Tenant Relationship Management Benefits

keys to a rental property
New tenant holding keys, importance of tenant relationship management

Importance of Tenant Relationship Management

Thousands of people every year take their first step into the world of real estate management, hoping to start their portfolio and earn some extra income. However, most discover that real estate management isn’t quite the passive income they were hoping for. A lot goes into being a good landlord or property manager. One of the most important factors for success is tenant relationship management.

Notably, your tenants aren’t going to want to pay their rent or stay with you if they don’t like you. Renters are willing to put up with a lot, thanks to the turbulent and less-than-stellar rental market. But you will also see thousands of videos, posts, and accounts that expose horrible landlords and their practices. In today’s age of the internet, that means hundreds to hundreds of thousands of people are seeing the bad actors in the real estate management field and know who to avoid. Similarly, you can also find plenty of videos from landlords themselves showing trashed houses and complaining about unpaid rent.

Now, some bad behavior is inevitable anywhere you look. Bad people exist on both sides. Some landlords and some renters have no respect for rental properties and don’t take care of them. Bad owners don’t bother to update or maintain their buildings while nickel and diming tenants at every turn. Bad renters don’t try to pay rent on time and destroy their space without a care.

However, as a landlord or rental manager, building strong professional relationships with renters can help increase their happiness and save you a lot of trouble. Keep reading to learn more.

several rental properties managed by landlord who practices tenant relationship management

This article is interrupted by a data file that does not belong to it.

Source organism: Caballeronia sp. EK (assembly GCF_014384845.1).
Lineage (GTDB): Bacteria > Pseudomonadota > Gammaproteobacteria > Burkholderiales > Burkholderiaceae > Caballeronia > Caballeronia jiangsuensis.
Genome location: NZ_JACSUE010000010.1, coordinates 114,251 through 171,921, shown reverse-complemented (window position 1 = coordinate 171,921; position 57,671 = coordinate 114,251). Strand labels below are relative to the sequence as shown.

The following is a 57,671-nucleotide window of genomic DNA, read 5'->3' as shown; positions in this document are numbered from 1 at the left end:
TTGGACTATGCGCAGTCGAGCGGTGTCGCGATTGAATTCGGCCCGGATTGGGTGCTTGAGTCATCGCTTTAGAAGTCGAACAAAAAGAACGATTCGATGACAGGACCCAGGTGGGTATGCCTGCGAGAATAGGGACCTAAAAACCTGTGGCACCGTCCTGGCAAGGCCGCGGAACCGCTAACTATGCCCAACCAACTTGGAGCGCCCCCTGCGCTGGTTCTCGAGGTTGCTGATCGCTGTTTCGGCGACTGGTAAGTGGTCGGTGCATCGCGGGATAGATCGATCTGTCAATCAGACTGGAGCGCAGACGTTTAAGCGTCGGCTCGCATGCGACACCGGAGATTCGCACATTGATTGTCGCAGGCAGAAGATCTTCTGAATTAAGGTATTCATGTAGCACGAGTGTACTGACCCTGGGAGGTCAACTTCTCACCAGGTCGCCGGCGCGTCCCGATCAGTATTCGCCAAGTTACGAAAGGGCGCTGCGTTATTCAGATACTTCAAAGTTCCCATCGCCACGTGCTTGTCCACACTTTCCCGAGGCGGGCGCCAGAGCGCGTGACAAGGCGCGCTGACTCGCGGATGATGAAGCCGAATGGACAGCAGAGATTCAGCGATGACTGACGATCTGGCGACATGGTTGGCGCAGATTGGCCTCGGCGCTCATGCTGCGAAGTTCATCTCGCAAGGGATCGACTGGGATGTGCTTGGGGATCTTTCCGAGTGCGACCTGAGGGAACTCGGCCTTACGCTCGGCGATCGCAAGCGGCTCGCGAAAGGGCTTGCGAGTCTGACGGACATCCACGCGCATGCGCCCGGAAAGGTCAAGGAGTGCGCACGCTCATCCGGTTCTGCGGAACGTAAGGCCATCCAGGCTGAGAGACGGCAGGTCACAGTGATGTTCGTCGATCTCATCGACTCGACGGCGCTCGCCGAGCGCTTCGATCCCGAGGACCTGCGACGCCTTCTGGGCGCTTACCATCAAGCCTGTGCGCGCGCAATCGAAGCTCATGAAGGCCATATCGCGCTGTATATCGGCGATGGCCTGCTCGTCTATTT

Benefits of Tenant Relationship Management Skills

So, just how can tenant relationship management help both you and your renters stay happy? First of all, happy tenants mean long-lasting tenants. No one wants to have to move every year due to a bad landlord or building. By maintaining your relationship with your renter (and the building they’re staying in), you’ll guarantee yourself regular monthly income. And you won’t need to worry about what kind of person your next tenant will be.

In addition to the more-or-less guaranteed monthly rent, you’ll get a reprieve from costly marketing efforts and other upkeep services. Indeed, preparing an apartment or house for new tenants often proves costly as you’ll likely need to hire professional cleaning services and even replace wall coverings and carpets.

You may think that seeking short-term rentals might allow you to make more money as you’re able to more regularly up the rental price to match the market. However, statistics have found that the opposite is true. Focusing on short-term rentals is far more expensive due to the “increased effort involved in maintenance and management.”

1. Reputation

We’ve touched on landlord reputation earlier, but only the negative side. Good tenant relationship management will allow you to build yourself a positive reputation. Having a good reputation generally means two things: more potential tenants and more understanding when issues arise.

Word-of-mouth remains one of the most effective ways to bring in more clientele, whether you’re a store or a landlord. People trust people more than they do advertisements. As many renters have had an experience or two with bad landlords, most prefer to go with someone with a personal recommendation than risk another stranger. Your good reputation means your properties will spend less time being vacant.

And when people know your word actually means something, they’re very likely to give you the benefit of the doubt when issues do arise. Thus, if you’re having trouble getting something repaired in a timely fashion or if several things go wrong all at once, your tenant might call a run of bad luck and not typical slumlord behavior.

2. Conflict Resolution